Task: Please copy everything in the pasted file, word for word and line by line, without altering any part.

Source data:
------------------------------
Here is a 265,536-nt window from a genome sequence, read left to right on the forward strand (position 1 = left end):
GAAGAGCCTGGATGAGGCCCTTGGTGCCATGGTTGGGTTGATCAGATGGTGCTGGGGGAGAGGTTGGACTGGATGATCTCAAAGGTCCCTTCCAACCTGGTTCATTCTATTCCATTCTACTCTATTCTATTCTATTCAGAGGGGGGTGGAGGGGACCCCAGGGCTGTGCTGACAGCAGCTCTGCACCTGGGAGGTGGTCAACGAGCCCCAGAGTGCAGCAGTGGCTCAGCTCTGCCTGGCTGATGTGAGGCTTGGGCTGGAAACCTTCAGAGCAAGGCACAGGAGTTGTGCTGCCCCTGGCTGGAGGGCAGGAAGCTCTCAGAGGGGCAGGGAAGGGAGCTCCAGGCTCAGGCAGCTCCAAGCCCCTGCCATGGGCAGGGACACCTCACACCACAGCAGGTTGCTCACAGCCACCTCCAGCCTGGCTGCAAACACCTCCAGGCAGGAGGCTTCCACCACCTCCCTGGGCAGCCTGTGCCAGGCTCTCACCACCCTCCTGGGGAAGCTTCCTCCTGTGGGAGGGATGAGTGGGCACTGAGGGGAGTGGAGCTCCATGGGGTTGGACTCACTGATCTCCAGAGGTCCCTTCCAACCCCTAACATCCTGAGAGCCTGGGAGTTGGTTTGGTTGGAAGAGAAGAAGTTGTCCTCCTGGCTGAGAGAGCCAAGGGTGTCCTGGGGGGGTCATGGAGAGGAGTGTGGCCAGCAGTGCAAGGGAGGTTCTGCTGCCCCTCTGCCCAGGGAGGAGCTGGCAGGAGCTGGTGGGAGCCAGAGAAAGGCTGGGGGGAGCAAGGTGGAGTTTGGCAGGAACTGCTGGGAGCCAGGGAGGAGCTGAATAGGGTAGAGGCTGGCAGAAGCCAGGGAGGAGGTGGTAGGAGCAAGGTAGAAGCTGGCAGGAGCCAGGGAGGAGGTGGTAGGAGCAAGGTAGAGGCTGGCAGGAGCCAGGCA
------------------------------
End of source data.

Here is a 265,536-nt window from a genome sequence, read left to right on the forward strand (position 1 = left end):
GAAGAGCCTGGATGAGGCCCTTGGTGCCATGGTTGGGTTGATCAGATGGTGCTGGGGGAGAGGTTGGACTGGATGATCTCAAAGGTCCCTTCCAACCTGGTTCATTCTATTCCATTCTACTCTATTCTATTCTATTCAGAGGGGGGTGGAGGGGACCCCAGGGCTGTGCTGACAGCAGCTCTGCACCTGGGAGGTGGTCAACGAGCCCCAGAGTGCAGCAGTGGCTCAGCTCTGCCTGGCTGATGTGAGGCTTGGGCTGGAAACCTTCAGAGCAAGGCACAGGAGTTGTGCTGCCCCTGGCTGGAGGGCAGGAAGCTCTCAGAGGGGCAGGGAAGGGAGCTCCAGGCTCAGGCAGCTCCAAGCCCCTGCCATGGGCAGGGACACCTCACACCACAGCAGGTTGCTCACAGCCACCTCCAGCCTGGCTGCAAACACCTCCAGGCAGGAGGCTTCCACCACCTCCCTGGGCAGCCTGTGCCAGGCTCTCACCACCCTCCTGGGGAAGCTTCCTCCTGTGGGAGGGATGAGTGGGCACTGAGGGGAGTGGAGCTCCATGGGGTTGGACTCACTGATCTCCAGAGGTCCCTTCCAACCCCTAACATCCTGAGAGCCTGGGAGTTGGTTTGGTTGGAAGAGAAGAAGTTGTCCTCCTGGCTGAGAGAGCCAAGGGTGTCCTGGGGGGGTCATGGAGAGGAGTGTGGCCAGCAGTGCAAGGGAGGTTCTGCTGCCCCTCTGCCCAGGGAGGAGCTGGCAGGAGCTGGTGGGAGCCAGAGAAAGGCTGGGGGGAGCAAGGTGGAGTTTGGCAGGAACTGCTGGGAGCCAGGGAGGAGCTGAATAGGGTAGAGGCTGGCAGAAGCCAGGGAGGAGGTGGTAGGAGCAAGGTAGAAGCTGGCAGGAGCCAGGGAGGAGGTGGTAGGAGCAAGGTAGAGGCTGGCAGGAGCCAGGCA